- Ask for the property to be taken off the market
Sellers are not always keen to do this but it’s worth asking. If the property is no longer being advertised, there’s much less chance of a higher offer being made and you being gazumped. You’ll have more luck if you offer something in exchange to show your commitment e.g. a survey undertaken as soon as possible after the offer has been accepted.
- Get to know the sellers
If you get along with the seller and they can see you’re a serious buyer who genuinely loves their property, there’s much less chance of them ditching you for a better offer. Keep them informed with where you’re up to in the process so they can see that you’re actively trying to move things along.
Agents and solicitors tend to want to avoid having clients contacting each other but there’s nothing to stop you from sending a thank you card or exchanging email addresses to keep in touch.
- Consider a “lock out agreement”
A lock out agreement is essentially a contract between the seller and the buyer stating that the buyer has the exclusive right to buy the property within a certain period of time. Of course, the seller has to be willing to sign this but it may help to prove to them that you’re serious about wanted the property and will appeal to sellers that have had a sale fall through before or want to move fast. Speak to your conveyancing solicitor about what would be involved and the cost of drawing up the agreement.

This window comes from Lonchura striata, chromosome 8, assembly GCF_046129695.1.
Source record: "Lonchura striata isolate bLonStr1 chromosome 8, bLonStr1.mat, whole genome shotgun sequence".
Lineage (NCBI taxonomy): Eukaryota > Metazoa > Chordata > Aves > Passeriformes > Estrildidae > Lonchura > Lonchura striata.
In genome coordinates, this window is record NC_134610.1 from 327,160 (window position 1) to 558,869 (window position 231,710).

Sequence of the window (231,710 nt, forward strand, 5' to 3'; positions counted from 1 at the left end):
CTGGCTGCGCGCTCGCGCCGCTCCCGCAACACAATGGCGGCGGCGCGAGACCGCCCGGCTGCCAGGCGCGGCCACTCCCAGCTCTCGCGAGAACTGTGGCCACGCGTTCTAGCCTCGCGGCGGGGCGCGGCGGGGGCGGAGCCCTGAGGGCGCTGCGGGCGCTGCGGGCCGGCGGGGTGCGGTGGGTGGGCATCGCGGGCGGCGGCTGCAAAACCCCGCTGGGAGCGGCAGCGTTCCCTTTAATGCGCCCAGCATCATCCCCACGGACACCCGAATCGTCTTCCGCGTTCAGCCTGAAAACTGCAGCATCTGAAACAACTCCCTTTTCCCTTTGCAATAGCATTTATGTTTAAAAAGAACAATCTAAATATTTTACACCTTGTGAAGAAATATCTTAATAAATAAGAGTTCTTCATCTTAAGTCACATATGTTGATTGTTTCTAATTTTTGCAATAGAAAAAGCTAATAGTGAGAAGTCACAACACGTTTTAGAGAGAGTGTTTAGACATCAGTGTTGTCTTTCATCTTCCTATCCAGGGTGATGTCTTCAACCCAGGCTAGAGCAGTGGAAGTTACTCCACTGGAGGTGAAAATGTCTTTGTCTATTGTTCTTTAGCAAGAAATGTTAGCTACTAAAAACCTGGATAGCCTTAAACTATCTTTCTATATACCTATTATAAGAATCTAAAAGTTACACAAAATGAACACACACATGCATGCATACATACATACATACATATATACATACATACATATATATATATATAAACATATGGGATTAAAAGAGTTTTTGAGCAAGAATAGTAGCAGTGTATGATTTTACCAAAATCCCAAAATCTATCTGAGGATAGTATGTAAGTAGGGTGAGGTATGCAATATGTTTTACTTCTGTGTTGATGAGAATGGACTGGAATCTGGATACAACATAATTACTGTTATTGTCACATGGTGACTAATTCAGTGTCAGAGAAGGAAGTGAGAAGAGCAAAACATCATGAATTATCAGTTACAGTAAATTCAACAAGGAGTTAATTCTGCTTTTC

- Beware of estate agent tricks
Some unscrupulous agents (not all, just a few rotten eggs) may invent a higher offer at the last minute so that you feel forced to increase your offer to avoid being gazumped. If the agent comes to you with news of a better offer, ask to see proof of the offer in writing. If it is a genuine offer, don’t immediately panic and increase yours. It’s important to know at the start of your property search what your maximum price is and stick to this, even if the agent is trying to whip you into a frenzy. See what to do if the estate agent says a higher offer has been made
What to do if you are gazumped
If you’ve done everything you can to avoid getting gazumped and still hear that a higher offer has been made, then review your finances and consider whether you can gazump your gazumper with a higher counter offer. But be careful not to over-stretch yourself financially in the heat of the situation. And beware, you could be gazumped again.
If that isn’t an option, there’s only one thing left to do – sell yourself. Highlight absolutely everything that works in your favour, whether it’s that you’re a first time buyer with no chain to the fact you’re utterly flexible on moving date. Write to, email or phone the seller to explain how much you love the property, want to make it a family home, or whatever you think appeals most to your vendor.
- Getting to the front of the buyers’ queue
- Making an offer and haggling over the price
- No purchase, no fee conveyancing explained
- How do I know I’m not paying too much?
- How can I get the estate agents on my side?
- Clever questions to ask the estate agent when buying
- Estate agents’ tricks
- Home Buyer Protection Insurance